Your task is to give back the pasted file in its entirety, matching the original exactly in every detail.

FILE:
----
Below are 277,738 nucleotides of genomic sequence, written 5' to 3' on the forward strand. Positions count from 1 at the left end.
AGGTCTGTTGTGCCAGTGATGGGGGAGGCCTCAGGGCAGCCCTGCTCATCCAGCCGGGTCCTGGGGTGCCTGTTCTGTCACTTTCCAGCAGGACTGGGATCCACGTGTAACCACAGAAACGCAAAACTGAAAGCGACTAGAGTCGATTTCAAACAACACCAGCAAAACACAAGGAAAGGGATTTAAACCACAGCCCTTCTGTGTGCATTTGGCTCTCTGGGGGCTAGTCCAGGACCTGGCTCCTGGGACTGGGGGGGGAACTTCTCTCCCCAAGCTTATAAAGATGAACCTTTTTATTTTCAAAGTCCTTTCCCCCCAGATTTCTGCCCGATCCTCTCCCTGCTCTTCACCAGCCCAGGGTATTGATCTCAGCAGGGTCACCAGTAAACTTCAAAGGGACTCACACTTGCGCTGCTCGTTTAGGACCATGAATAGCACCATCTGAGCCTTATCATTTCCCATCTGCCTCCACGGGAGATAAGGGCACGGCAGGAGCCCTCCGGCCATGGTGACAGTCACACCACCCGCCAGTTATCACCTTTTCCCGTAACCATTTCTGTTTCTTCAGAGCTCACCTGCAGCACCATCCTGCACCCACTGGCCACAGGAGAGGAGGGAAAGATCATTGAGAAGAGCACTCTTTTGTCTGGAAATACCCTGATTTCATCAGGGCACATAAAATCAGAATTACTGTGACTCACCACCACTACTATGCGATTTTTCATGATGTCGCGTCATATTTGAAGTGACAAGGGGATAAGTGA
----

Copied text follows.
Below are 277,738 nucleotides of genomic sequence, written 5' to 3' on the forward strand. Positions count from 1 at the left end.
AGGTCTGTTGTGCCAGTGATGGGGGAGGCCTCAGGGCAGCCCTGCTCATCCAGCCGGGTCCTGGGGTGCCTGTTCTGTCACTTTCCAGCAGGACTGGGATCCACGTGTAACCACAGAAACGCAAAACTGAAAGCGACTAGAGTCGATTTCAAACAACACCAGCAAAACACAAGGAAAGGGATTTAAACCACAGCCCTTCTGTGTGCATTTGGCTCTCTGGGGGCTAGTCCAGGACCTGGCTCCTGGGACTGGGGGGGGAACTTCTCTCCCCAAGCTTATAAAGATGAACCTTTTTATTTTCAAAGTCCTTTCCCCCCAGATTTCTGCCCGATCCTCTCCCTGCTCTTCACCAGCCCAGGGTATTGATCTCAGCAGGGTCACCAGTAAACTTCAAAGGGACTCACACTTGCGCTGCTCGTTTAGGACCATGAATAGCACCATCTGAGCCTTATCATTTCCCATCTGCCTCCACGGGAGATAAGGGCACGGCAGGAGCCCTCCGGCCATGGTGACAGTCACACCACCCGCCAGTTATCACCTTTTCCCGTAACCATTTCTGTTTCTTCAGAGCTCACCTGCAGCACCATCCTGCACCCACTGGCCACAGGAGAGGAGGGAAAGATCATTGAGAAGAGCACTCTTTTGTCTGGAAATACCCTGATTTCATCAGGGCACATAAAATCAGAATTACTGTGACTCACCACCACTACTATGCGATTTTTCATGATGTCGCGTCATATTTGAAGTGACAAGGGGATAAGTGA